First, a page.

The resurgent fuss surrounding Tom Hayes, the ex-UBS LIBOR trader at the centre of the LIBOR scandal, is another reminder of how very charming a bank can be when you're making it a lot of money.
To recap, Hayes was one of 33 people arrested last year for manipulating the LIBOR rate. UBS was fined $1.5bn as a result of Hayes' alleged LIBOR rigging efforts and he is now facing a criminal conviction in the UK.
Before Hayes became a LIBOR-pariah he was, however, hot. Hayes made $260m in revenues for UBS between 2006 and 2009 and UBS paid Hayes $2m for his efforts. And then in 2009 Citigroup attempted to poach Hayes for $4m. The prospect of the golden goose departing for Citi set pulses racing at UBS, where senior executives sent a flurry of emails about their efforts to retain their favourite trader. These emails surfaced yesterday. Carsten Kengeter, then-head of UBS's investment bank requested that Hayes be sent "words of comfort" from other senior executives. Thus "endorsed", Hayes apparently felt happy and decided to stay (but then left for Citi anyway). The emails are causing ripples because they clearly copy in Alex Wilmott Sitwell, the current head of Bank of America Merrill Lynch in Europe, who last year told a British parliamentary commission that he knew nothing about Hayes. Wimott Sitwell had already been deemed 'grossly incompetent' by the commission.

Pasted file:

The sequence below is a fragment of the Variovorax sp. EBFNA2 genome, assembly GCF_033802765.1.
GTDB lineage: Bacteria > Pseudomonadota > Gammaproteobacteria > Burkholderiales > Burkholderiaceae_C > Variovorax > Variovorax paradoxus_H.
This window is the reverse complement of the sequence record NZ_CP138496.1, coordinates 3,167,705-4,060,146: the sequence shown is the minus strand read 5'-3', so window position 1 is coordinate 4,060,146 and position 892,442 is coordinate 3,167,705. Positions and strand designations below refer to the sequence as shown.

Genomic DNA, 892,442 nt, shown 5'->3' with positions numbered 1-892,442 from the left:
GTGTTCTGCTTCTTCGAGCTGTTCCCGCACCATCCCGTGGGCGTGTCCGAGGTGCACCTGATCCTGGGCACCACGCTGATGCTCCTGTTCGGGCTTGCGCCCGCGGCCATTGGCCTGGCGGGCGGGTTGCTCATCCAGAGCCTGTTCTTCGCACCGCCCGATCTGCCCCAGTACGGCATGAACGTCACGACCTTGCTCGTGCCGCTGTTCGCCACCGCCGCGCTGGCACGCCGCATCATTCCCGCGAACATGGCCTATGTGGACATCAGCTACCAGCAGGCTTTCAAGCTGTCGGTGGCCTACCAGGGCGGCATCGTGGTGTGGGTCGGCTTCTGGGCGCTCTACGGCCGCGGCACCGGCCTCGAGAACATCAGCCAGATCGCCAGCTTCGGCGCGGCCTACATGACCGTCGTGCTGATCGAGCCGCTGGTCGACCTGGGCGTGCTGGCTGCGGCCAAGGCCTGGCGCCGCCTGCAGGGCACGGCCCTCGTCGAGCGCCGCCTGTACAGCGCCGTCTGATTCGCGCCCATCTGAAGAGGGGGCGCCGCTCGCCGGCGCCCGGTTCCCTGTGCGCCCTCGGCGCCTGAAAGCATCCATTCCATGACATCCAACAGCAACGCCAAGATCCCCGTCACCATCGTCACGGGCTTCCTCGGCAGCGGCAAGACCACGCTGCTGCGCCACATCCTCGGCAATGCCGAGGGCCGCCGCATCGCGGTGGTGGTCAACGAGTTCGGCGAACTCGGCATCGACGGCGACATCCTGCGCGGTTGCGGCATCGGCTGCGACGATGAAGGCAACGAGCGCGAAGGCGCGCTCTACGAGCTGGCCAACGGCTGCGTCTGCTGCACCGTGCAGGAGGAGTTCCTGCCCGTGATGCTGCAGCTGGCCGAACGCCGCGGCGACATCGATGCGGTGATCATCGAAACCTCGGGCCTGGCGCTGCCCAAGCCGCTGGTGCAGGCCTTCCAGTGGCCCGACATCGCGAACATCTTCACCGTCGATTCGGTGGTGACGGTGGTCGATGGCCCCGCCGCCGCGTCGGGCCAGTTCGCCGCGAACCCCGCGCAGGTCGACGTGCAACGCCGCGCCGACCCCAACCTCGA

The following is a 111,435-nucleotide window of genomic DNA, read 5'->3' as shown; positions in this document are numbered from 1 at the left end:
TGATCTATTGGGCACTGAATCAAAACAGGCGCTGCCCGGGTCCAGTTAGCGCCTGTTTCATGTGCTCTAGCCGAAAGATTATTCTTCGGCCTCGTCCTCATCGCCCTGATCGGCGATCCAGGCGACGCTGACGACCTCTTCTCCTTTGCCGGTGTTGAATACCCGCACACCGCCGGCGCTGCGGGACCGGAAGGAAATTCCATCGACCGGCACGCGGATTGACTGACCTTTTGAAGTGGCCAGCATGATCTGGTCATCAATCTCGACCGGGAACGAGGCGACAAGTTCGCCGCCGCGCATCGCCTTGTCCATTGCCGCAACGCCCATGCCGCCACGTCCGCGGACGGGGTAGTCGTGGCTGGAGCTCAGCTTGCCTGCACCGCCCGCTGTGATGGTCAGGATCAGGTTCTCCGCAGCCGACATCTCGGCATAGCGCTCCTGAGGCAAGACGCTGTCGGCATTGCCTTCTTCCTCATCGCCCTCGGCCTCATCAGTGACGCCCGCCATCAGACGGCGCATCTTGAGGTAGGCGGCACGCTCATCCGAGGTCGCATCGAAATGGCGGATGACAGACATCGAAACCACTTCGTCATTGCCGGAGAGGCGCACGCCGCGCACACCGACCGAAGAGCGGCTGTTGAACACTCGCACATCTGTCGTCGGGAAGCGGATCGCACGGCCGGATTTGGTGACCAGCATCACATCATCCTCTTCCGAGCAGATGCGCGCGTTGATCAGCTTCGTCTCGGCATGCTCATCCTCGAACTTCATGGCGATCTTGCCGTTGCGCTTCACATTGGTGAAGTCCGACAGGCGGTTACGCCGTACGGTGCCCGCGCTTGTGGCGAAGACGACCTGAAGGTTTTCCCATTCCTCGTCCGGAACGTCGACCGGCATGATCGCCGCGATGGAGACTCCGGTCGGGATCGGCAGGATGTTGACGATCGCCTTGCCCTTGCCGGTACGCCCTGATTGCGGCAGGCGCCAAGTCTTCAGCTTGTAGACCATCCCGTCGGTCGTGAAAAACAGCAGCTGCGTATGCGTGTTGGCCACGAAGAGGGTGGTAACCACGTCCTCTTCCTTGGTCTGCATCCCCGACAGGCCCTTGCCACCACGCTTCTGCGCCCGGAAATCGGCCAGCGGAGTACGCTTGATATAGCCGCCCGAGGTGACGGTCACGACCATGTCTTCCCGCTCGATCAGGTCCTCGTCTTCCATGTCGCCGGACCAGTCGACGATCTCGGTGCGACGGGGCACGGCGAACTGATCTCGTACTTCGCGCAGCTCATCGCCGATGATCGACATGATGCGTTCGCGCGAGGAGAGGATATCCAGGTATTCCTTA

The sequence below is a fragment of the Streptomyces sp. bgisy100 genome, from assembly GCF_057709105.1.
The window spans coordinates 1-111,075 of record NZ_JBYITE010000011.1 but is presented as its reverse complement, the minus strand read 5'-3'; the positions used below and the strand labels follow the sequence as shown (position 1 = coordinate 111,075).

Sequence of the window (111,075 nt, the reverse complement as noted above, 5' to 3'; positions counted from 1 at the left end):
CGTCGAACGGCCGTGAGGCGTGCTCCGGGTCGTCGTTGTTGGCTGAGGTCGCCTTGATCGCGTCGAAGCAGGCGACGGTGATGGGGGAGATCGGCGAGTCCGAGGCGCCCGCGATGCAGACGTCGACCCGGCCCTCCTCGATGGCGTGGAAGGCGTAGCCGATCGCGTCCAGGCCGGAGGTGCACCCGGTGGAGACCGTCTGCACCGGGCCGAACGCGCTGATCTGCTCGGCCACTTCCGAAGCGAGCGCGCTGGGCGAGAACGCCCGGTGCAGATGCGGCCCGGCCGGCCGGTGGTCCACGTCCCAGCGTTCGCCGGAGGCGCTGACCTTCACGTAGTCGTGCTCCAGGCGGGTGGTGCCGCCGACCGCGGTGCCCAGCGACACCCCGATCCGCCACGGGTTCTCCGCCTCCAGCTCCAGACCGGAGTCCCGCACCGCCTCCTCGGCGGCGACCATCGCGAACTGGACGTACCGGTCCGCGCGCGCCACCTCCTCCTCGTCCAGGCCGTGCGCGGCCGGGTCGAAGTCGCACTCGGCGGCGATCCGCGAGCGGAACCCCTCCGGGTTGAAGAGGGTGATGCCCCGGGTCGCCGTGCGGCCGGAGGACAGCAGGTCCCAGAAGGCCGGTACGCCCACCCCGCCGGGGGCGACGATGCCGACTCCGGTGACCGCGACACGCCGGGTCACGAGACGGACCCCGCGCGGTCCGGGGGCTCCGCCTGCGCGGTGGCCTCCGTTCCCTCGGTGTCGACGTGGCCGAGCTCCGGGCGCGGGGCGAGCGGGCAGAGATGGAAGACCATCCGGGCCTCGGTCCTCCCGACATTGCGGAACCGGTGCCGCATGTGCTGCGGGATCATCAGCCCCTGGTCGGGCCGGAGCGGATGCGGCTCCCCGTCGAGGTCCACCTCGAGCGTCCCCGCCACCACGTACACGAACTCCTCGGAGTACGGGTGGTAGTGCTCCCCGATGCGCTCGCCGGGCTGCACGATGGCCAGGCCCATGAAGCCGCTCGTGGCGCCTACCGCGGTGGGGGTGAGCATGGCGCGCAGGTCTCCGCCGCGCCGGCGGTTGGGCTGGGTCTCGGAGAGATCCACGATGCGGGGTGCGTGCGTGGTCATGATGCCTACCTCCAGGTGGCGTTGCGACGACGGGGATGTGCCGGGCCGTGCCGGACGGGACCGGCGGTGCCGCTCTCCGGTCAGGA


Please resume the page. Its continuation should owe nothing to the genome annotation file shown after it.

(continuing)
Separately, another ex-Goldman banker has written another book lamenting the passing of firm's wonderful culture. Steve Mandis, an ex-Goldman M&A banker who worked at the firm from 1992-2004 has penned a tome saying how gentlemanly the firm was in the old days. In particular, Mandis says Goldman bankers used to be disinterested in the trappings of material wealth:
"Partners did not wear expensive suits or drive fancy cars (most drove Fords because it was such a good client and many partners got a special discount). They lived relatively modestly, considering their wealth. It was simply not in the ethos to be flashy but rather to be understated, with Midwestern restraint. The unwritten commandment to keep a low profile was not, until rather recently, violated casually."
This seems to have changed, Mandis says. Greg Smith isn't the only ex-Goldman banker to think Goldman has gone off. Mandis claims that, 'some current and former employees say that there is "a sizable, yet silent contingent within the investment bank, a group of people who are increasingly frustrated with what they see as a shift in recent years to a profit-above-all mentality."
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